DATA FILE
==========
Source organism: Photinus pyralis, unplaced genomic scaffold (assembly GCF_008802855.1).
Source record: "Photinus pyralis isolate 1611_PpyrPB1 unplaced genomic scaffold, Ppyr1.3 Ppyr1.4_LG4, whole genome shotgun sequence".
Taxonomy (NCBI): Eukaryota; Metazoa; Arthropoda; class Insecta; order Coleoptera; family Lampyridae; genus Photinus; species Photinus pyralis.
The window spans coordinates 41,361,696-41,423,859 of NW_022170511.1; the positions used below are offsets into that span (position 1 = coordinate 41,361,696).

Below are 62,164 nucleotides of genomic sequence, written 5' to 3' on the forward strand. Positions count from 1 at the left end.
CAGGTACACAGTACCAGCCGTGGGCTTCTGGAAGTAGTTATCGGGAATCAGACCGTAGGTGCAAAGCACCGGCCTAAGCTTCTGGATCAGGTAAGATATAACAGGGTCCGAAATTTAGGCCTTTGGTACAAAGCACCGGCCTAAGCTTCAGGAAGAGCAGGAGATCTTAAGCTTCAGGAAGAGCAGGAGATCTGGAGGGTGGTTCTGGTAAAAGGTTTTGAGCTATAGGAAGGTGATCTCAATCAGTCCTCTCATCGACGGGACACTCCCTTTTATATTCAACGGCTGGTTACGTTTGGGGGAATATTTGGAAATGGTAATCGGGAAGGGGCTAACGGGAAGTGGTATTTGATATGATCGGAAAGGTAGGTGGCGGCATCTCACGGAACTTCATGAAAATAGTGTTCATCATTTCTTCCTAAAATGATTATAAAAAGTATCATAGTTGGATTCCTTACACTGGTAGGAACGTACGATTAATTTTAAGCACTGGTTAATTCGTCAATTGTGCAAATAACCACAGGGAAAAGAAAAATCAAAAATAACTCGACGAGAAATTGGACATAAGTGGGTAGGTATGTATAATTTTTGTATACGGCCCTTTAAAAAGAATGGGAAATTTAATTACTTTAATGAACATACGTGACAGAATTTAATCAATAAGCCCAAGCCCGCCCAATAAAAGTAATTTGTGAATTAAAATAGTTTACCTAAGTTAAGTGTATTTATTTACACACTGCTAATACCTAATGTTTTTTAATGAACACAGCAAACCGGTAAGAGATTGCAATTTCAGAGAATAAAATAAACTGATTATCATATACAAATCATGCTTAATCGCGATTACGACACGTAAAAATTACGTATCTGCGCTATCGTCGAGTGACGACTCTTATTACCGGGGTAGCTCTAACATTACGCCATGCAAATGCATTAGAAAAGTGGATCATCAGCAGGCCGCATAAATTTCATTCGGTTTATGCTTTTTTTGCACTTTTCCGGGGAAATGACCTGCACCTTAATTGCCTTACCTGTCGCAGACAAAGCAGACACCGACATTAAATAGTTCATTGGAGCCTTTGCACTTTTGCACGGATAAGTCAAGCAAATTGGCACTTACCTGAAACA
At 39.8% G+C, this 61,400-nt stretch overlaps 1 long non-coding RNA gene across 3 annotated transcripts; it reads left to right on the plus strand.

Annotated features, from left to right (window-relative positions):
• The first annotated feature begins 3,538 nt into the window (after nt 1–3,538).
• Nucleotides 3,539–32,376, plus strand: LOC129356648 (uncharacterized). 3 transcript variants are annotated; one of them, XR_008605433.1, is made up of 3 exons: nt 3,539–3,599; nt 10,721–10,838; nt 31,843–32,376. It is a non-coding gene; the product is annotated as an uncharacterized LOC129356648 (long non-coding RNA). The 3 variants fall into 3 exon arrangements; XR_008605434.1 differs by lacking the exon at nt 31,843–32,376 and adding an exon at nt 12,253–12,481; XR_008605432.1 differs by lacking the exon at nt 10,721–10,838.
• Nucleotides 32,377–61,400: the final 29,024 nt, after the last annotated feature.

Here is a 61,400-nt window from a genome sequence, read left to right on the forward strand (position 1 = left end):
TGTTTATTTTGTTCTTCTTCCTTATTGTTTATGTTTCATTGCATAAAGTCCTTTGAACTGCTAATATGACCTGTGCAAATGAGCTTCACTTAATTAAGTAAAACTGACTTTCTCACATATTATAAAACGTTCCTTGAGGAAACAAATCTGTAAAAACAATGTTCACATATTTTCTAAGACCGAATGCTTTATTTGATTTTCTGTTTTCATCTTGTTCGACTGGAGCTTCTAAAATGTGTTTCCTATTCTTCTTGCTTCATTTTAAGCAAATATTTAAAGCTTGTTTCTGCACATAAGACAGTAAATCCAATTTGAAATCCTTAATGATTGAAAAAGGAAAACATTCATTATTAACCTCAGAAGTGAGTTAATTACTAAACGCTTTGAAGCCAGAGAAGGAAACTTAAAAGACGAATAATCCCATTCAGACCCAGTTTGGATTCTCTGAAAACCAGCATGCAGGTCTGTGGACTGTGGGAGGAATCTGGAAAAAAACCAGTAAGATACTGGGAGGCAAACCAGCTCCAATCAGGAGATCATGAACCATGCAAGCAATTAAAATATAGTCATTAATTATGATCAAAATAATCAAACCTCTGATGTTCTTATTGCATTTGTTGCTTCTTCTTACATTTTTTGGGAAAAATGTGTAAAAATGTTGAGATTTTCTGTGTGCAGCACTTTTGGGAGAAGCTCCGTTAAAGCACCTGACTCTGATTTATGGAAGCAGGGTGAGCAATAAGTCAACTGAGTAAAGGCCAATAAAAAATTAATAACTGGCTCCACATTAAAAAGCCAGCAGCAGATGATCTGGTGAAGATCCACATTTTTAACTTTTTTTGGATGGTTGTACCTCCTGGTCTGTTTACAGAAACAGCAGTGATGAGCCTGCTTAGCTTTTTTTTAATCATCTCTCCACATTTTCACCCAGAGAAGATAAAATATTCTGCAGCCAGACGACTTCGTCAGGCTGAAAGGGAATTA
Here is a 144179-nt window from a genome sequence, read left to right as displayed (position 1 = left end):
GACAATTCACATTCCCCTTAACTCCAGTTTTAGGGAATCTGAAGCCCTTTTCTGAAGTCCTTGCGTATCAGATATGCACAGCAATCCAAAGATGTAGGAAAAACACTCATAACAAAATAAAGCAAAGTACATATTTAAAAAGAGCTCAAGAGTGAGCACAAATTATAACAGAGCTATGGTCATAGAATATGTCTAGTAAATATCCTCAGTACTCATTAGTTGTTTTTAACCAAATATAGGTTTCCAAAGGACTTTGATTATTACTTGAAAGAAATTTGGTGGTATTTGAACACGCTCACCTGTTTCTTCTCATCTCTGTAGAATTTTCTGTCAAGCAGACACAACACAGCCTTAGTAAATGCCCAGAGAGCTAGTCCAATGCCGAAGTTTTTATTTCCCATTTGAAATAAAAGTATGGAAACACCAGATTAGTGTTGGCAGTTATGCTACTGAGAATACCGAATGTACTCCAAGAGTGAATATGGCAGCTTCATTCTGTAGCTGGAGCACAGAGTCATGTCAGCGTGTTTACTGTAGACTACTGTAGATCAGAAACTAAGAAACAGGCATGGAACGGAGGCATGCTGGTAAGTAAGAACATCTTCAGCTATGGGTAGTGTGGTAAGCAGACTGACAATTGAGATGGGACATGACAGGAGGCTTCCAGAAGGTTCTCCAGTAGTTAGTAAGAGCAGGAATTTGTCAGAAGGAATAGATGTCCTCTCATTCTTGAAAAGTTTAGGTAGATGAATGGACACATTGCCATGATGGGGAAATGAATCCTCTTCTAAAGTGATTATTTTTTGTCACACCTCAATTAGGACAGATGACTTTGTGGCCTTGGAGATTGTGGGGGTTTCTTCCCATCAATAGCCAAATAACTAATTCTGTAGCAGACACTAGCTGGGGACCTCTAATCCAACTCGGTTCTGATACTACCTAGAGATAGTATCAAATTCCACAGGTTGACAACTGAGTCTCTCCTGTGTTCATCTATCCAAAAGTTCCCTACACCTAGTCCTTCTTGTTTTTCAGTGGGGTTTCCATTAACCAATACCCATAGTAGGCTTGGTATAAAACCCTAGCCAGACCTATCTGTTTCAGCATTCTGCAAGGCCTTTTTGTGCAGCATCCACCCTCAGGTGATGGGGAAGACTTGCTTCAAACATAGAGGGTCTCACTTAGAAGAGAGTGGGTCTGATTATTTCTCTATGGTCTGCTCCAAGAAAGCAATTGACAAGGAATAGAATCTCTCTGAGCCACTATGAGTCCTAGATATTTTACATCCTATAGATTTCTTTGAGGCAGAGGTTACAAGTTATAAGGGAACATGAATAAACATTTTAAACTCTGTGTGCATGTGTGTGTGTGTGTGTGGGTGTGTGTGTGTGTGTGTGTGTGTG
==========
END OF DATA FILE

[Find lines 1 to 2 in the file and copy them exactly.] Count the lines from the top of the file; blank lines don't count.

Source organism: Photinus pyralis, unplaced genomic scaffold (assembly GCF_008802855.1).
Source record: "Photinus pyralis isolate 1611_PpyrPB1 unplaced genomic scaffold, Ppyr1.3 Ppyr1.4_LG4, whole genome shotgun sequence".